By utilising an offshore company, it may be possible to secure a number of advantages. In the following notes, we outline some of the structures which are available and give examples of uses which may be made of offshore companies. This is not intended as an exhaustive demonstration of offshore possibilities and we would always remind clients that the tax and other benefits which can be obtained by use of offshore entities usually depend upon the country of residence of the beneficial owner and its anti-avoidance legislation and regard has to be had, too, for the requirements of any other country with which the offshore entity might carry on its business.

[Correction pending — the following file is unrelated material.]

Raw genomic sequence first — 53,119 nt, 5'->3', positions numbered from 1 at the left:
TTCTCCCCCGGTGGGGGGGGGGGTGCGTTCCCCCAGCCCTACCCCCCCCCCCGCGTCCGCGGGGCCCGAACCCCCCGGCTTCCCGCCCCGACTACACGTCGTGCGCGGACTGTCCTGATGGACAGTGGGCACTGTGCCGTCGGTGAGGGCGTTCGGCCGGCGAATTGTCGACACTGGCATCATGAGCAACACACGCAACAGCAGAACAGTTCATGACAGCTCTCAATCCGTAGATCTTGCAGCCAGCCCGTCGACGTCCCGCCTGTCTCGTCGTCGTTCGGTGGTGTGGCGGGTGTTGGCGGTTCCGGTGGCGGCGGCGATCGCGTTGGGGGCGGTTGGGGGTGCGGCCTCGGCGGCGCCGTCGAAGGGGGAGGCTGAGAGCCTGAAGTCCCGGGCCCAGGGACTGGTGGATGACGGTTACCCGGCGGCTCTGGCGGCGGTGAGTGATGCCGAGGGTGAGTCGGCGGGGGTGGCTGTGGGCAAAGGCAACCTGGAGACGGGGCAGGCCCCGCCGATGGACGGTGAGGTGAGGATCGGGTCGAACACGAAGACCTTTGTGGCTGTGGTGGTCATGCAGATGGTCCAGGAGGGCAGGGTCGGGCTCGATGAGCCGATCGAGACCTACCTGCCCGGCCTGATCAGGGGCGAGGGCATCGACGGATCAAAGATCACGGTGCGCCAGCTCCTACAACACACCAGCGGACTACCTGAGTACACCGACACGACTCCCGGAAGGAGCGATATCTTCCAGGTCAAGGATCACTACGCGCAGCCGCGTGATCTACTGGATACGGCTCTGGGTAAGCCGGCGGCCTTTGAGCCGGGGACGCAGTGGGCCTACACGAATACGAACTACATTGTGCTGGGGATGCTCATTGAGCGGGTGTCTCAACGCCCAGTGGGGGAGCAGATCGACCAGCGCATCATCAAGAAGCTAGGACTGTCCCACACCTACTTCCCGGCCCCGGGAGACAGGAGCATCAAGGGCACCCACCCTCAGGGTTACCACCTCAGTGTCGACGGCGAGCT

Our professionally qualified staff will be pleased to advise you on all aspects and an initial consultation is always free of charge.
Typical uses to which an offshore company might be put :
An importing or exporting company might establish itself in an offshore area. The offshore company would take orders directly from the customer, but have the goods delivered directly to that customer from the manufacturer or place of purchase. The profits arising out of the difference between purchase price and sales price would then be accumulated in either a tax free or low tax area. With such trading companies, it is important to choose an offshore area which has good communications as shipping and other documentation may be critical to the scheme.